Josh is 16 and just starting to think about college. He hopes to get a job this year to add to his college fund. When Josh met with his high school guidance counselor to talk about classes he’d need for college, he was amazed to hear that the first thing he should do is take a look at his social media accounts: Facebook, Instagram, Snapchat and TikTok.
“Hiring personnel and colleges are now taking a look at social networking sites,” his guidance counselor told him. “They want to see what kinds of things are posted about the person they might hire or might admit to their school.” In fact, estimates are that more than one-half of colleges look at potential students’ Facebook profiles.
When Josh did a search on himself by typing his own name into a search engine, he was shocked to see what he found. One of his Facebook friends had posted a picture of Josh on his own page — a picture Josh had never seen — that showed him acting silly at a party and making strange faces. Anyone looking at it could think that Josh had been drinking.
And on his own FB page, Josh had some bad language that he didn’t want college recruiters seeing. On TikTok, there was a video of Josh and some kids pulling a stupid prank on their town square that was illegal.
Here are some pointers for keeping your online presence clean:
REMEMBER THAT NOTHING REALLY EVER GOES AWAY. Think twice (or three times) about what you post (and what you do that might get posted).
“Even 10 years later, it’s still floating around out there,” says Michael Ferjak, retired senior criminal investigator for the Iowa Internet Crimes Against Children Task Force in Des Moines, Iowa. “It doesn’t matter whether it’s Facebook, Snapchat, Instagram, Twitter or anything else — it’s still a matter of keeping your head in the game when you’re online.”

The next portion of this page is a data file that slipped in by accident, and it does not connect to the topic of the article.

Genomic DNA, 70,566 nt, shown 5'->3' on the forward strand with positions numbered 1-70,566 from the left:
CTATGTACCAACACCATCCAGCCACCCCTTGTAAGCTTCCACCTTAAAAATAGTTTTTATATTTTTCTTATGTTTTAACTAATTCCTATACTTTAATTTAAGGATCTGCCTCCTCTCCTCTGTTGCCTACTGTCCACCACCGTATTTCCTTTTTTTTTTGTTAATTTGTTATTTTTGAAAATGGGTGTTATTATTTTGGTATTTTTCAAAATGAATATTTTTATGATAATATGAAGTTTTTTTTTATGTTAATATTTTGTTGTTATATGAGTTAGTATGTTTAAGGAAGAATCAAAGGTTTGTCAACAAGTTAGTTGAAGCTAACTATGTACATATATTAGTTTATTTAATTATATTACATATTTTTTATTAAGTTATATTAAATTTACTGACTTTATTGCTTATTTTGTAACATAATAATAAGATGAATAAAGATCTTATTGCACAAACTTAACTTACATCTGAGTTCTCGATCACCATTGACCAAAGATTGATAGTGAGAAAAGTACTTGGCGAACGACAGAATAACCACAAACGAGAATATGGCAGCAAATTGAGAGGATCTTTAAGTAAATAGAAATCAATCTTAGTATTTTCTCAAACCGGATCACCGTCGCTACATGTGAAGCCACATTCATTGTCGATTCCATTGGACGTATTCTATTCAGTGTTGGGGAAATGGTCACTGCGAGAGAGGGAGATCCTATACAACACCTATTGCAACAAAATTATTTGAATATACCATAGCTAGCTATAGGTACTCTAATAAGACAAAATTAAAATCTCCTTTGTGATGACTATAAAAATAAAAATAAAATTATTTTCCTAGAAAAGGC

THINK ABOUT HOW MANY “FRIENDS” YOU NEED. Every time you add a friend on a social network site, you’re giving him or her access to all your private info.
“Do you really need 750 friends?” Ferjak asks. “You may keep your page clean, but your friends could be posting things about you on their pages.”
REALIZE THAT IT’S NOT PRIVATE. A lot of people think that only their friends and family can see their page, but that isn’t true. Check your privacy settings, know that your friends can copy and repost what is on your page to other places, and don’t share your passwords or give friends access to your accounts.
Ten-year-old David was having a great time playing videogames online. He liked that he could play with kids from other states. Sometimes his cousin, who lived 500 miles away, would play against him.
Once, David played against someone named Bruce. While they were playing, David got a message from Bruce. When David opened it, he saw that Bruce had sent him an inappropriate picture. This upset David, and he told his parents about it. They helped him block Bruce so he couldn’t bother David anymore.
It’s important to be smart online — and it’s also important to be safe. Here are a few tips to help you stay safe and comfortable online:
Remember that you can’t trust everyone online — just because you have played games with someone or friended them on Facebook, Instagram, Snapchat and Twitter, it does not mean they are really your friend. If they have access to what you post, it is very easy for them to use the sharing options on social media sites to send it to others.
Do not share your personal information. Avoid giving your last name, address, phone number, email address or your school information.
Even if you’re careful not to post photos that show too much about your personal life, stalkers, predators and identity thieves can still figure out some of that. By looking at your videos or social media, they can often find the name of your school (maybe you’re wearing a school sweatshirt?), where you live (a picture in front of a major landmark?), the names of your parents or siblings, the names of your pets and friends, and even the classes you’re taking at school, if you discuss these things online.
Once they know that, identity thieves can answer security questions that are required for many financial accounts. This means they can get into your accounts and withdraw funds or buy things on your account.